Today we are going to talk about some of the 2XX fields, specifically the title and title-related fields, and the edition fields. The imprint fields are also 2XX fields, but we are going to talk about those next week.
To review from last week, MARC 21 is the framework for bibliographic description. It is made up of tags, delimiters, subfields, and codes. AACR2 is the rules of description, including: punctuation, spacing, abbreviations, and capitalization. It includes the 8 areas of description and access points, and is broken up into different chapters for different types of materials.
Here is the information on the LOC MARC site about the title and title-related fields. We’re not going to cover the 242 and 243 fields in this class, and we will talk about the 240 field in session 7, but the rest of them we will talk about today. Generally speaking, these fields cover an item’s title and any variations on the title. They are used to make other access points and determine whether we want notes to display.
We’ll start with the 245 field, which is the title statement field. Here is the information about it from the LOC MARC site. You will notice that it is non-repeatable. There can only be one 245 field.
There are a lot of examples of 245 fields on this web site. It’s a good resource to refer back to.
The OCLC Bibliographic Formats and Standards is another place to find this information. You can see that on this site, the fields grouped by hundreds are listed across the top of the page, and then the specific fields in each group are listed along the left-hand side.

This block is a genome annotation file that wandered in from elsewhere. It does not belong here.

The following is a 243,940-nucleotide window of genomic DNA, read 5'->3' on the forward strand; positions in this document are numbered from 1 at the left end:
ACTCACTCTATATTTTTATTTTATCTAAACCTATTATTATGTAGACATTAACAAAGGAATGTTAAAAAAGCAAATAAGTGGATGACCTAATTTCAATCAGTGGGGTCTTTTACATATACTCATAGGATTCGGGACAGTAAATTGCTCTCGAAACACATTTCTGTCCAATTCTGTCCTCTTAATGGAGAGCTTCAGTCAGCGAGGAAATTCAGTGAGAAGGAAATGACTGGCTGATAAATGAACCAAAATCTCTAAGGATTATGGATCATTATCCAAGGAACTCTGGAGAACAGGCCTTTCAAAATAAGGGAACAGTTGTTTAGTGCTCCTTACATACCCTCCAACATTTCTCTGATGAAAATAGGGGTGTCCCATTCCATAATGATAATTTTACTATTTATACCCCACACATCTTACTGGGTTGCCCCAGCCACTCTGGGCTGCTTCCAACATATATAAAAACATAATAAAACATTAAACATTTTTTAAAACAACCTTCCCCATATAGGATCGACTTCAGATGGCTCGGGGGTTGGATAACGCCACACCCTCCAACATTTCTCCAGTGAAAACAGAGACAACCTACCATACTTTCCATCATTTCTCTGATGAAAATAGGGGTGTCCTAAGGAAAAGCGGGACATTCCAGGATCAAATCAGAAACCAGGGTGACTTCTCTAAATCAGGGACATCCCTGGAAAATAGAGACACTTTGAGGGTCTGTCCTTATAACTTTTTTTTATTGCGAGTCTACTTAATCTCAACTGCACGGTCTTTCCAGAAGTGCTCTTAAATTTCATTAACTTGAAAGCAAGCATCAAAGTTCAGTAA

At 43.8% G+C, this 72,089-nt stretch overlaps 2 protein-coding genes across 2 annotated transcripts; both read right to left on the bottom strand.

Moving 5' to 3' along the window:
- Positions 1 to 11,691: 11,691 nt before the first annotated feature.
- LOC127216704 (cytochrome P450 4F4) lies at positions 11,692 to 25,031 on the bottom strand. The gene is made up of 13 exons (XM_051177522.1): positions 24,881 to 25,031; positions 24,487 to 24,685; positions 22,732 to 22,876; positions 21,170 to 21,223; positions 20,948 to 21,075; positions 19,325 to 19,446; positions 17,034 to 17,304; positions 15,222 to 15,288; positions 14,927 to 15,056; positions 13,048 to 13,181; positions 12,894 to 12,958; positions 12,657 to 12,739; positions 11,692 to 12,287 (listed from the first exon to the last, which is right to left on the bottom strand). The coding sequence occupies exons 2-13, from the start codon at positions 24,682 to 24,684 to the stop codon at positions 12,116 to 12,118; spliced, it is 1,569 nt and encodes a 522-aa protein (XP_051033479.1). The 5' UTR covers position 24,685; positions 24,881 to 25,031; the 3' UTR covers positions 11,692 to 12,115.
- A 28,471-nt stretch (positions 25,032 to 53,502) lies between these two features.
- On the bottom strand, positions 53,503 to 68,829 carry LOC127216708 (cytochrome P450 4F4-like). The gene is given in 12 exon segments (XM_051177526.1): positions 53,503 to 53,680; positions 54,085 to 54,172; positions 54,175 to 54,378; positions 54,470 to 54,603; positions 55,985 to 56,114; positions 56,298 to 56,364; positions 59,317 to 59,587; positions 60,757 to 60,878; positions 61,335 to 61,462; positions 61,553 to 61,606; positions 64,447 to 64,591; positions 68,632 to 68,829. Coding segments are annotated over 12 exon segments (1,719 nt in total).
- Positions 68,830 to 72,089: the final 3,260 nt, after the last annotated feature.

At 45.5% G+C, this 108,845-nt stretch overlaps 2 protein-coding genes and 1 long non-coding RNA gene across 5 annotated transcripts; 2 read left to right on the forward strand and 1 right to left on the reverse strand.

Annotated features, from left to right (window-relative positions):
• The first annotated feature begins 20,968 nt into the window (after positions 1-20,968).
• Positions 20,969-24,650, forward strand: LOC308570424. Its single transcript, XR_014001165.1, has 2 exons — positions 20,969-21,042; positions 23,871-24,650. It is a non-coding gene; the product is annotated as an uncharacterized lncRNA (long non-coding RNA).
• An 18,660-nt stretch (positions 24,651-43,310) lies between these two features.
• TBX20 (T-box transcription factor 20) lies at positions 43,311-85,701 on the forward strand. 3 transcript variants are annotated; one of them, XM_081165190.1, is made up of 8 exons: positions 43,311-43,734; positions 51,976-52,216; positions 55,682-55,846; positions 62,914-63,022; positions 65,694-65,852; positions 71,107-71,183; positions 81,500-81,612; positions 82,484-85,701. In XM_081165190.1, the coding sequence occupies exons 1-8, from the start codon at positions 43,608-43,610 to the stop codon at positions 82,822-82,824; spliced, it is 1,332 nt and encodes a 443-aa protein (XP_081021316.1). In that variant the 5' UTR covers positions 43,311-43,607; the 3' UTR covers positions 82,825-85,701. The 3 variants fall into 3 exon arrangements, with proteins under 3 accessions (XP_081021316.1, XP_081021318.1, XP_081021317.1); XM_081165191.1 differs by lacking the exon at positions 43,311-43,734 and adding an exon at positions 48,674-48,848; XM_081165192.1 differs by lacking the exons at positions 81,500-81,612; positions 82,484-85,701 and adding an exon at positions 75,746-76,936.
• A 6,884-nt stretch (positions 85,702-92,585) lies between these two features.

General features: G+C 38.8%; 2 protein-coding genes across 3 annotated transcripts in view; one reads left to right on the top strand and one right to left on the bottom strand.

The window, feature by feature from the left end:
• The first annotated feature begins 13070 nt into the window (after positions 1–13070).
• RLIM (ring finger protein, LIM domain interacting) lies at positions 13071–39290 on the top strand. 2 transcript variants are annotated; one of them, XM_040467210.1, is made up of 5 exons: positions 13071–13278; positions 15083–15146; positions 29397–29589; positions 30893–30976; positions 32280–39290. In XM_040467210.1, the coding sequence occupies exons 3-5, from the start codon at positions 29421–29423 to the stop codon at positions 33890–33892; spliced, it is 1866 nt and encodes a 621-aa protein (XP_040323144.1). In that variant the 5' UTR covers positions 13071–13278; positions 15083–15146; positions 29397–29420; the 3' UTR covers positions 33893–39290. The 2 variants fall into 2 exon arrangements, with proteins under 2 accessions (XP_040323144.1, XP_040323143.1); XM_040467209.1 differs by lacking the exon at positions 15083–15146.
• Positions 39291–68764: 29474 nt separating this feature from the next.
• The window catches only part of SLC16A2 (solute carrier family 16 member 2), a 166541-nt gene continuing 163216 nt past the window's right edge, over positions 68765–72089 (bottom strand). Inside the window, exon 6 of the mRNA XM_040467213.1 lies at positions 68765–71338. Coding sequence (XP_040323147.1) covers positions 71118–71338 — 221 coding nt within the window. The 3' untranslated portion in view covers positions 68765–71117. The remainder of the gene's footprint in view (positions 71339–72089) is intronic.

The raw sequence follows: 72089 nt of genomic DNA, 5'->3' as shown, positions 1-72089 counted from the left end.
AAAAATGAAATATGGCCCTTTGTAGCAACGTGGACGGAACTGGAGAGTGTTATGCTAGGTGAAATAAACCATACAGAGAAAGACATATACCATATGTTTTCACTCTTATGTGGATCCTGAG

You’ll see from these standards that when we create records, we follow the ISBD, or International Standards of Bibliographic Description. These standards are what AACR2 is based on. This determines things like punctuation, which you can see is referenced in this statement.
The OCLC formats and standards will also give you good examples to follow.
Your handout from last week covers the 245 fields and what the indicators and subfields mean, and also has some examples.
The title alternative field is for variations on a title.
These are the most commonly used subfield codes for the 245 field. Subfield b, remainder of title, is used for a parallel title or a subtitle. Subfield h is the medium, otherwise known as the GMD, or general material designation. Subfields n and p are used when you have an item that is one part of a multipart item. This will all probably make more sense after an example.
CIP information is not complete and sometimes has inaccuracies. For example, you can see that this information does not include number of pages or height. (Just has p. cm.)
The title proper goes in subfield a of the 245 field. It is taken from the chief source of information, which in the case of a book, is the title page. If no title exists on the item, you can construct one, but you should put it in brackets to indicate that this is the case. In this field, you should transcribe the title exactly as it appears on the item when it comes to wording, order and spelling – punctuation and capitalization should follow the rules of AACR2. 245 includes the title and an alternative title, if it is joined by the word or.
You can see that there is a discrepancy between the title in the CIP information and the title on the title page. The CIP title uses the word “and” while the actual published title uses an ampersand.
So in our record, we use the ampersand, since that is what is on the title page. Also, notice that “a history of broken promises” is not part of the title proper. It is a subtitle and will go in subfield b.
In this example, even though the title appears in two different fonts, “Triceratops and other forest dinosaurs” is the whole title.